Honestly, I should have expected the angry blowback yesterday from the feminist crowd regarding the "all-male" panel. The outcry caused me to step back and admire an adept strategy by some to throw a red herring in the way of public disputation and detract from the real issue of concern.
As a Christian woman, I applauded this discussion by the House oversight committee on threats to our freedom of religion. Silly me: Who knew this (and every other topic under God) must be primarily about exclusively women's rights? Silly me: I thought this was about my freedom to exercise my religious beliefs in a way that honors my faith tradition's historical doctrines and practice. Silly me: I thought this was about the Constitution.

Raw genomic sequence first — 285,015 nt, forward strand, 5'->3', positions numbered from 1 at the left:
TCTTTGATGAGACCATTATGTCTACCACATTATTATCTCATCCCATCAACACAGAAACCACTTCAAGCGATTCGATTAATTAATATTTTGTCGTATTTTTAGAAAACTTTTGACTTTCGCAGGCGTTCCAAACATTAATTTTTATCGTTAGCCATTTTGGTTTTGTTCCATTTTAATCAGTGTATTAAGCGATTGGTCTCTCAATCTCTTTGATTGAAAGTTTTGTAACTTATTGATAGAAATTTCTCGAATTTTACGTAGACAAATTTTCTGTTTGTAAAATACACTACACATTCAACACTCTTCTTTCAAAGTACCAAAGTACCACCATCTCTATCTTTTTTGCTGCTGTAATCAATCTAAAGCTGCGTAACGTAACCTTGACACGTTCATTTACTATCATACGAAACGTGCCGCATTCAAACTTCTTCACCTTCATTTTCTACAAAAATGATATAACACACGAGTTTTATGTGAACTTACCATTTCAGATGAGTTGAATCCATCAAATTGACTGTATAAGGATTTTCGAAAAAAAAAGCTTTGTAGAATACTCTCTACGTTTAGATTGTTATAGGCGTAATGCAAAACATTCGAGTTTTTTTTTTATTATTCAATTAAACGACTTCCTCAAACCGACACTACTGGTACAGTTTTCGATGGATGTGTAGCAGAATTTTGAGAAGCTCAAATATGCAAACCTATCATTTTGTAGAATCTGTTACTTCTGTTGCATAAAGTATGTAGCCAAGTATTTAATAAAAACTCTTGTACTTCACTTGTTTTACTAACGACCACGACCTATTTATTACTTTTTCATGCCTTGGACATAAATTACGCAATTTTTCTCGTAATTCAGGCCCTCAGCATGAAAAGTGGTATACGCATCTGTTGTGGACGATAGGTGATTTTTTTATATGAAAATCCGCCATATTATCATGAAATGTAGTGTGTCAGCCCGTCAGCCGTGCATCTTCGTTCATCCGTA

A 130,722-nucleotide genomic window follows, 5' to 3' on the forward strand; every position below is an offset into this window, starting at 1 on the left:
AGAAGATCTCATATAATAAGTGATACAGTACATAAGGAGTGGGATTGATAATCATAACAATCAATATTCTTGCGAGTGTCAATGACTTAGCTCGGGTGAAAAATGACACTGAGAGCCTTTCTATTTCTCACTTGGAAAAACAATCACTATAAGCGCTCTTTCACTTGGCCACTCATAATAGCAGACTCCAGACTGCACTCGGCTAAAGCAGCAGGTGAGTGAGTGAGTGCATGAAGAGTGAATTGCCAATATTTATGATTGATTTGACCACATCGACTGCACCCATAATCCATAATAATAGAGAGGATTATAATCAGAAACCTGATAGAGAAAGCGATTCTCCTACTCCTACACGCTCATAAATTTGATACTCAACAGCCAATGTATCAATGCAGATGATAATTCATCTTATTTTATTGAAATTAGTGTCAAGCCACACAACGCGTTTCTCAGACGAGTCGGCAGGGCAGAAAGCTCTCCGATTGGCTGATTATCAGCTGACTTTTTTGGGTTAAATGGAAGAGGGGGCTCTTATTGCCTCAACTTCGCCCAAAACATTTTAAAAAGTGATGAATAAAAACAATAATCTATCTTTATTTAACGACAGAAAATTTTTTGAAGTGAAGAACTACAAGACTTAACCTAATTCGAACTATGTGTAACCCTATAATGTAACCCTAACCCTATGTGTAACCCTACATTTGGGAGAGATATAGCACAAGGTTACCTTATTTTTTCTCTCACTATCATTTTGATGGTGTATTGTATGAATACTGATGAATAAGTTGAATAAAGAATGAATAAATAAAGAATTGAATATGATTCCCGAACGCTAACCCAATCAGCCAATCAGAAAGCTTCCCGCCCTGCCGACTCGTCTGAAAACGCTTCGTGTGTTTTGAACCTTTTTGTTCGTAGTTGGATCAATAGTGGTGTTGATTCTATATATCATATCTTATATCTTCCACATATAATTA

I work for a self-insured religious employer. In fact, I work for the Lutheran Church—Missouri Synod, which was represented on the panel by the Rev. Dr. Matthew Harrison, president of our 2.5 million-member national denomination. For years my family and I have been covered by our church's insurance plan, which has never provided contraception or birth control in its coverage. Our health plan doesn't cover these products because our church body values the sanctity of human life from the moment of conception, and because the mechanism of action for the various categories of hormonal birth control products can be unclear. Rather than guesstimate on what classifies as an early abortifacient and what doesn't, our health plan doesn't cover any form of contraception in order to protect the consciences of the many members of this plan who might share different ideas. I never expected our insurance plan to cover a drug that, to me, seemed a matter of personal choice. After all, they don't cover my vitamins either.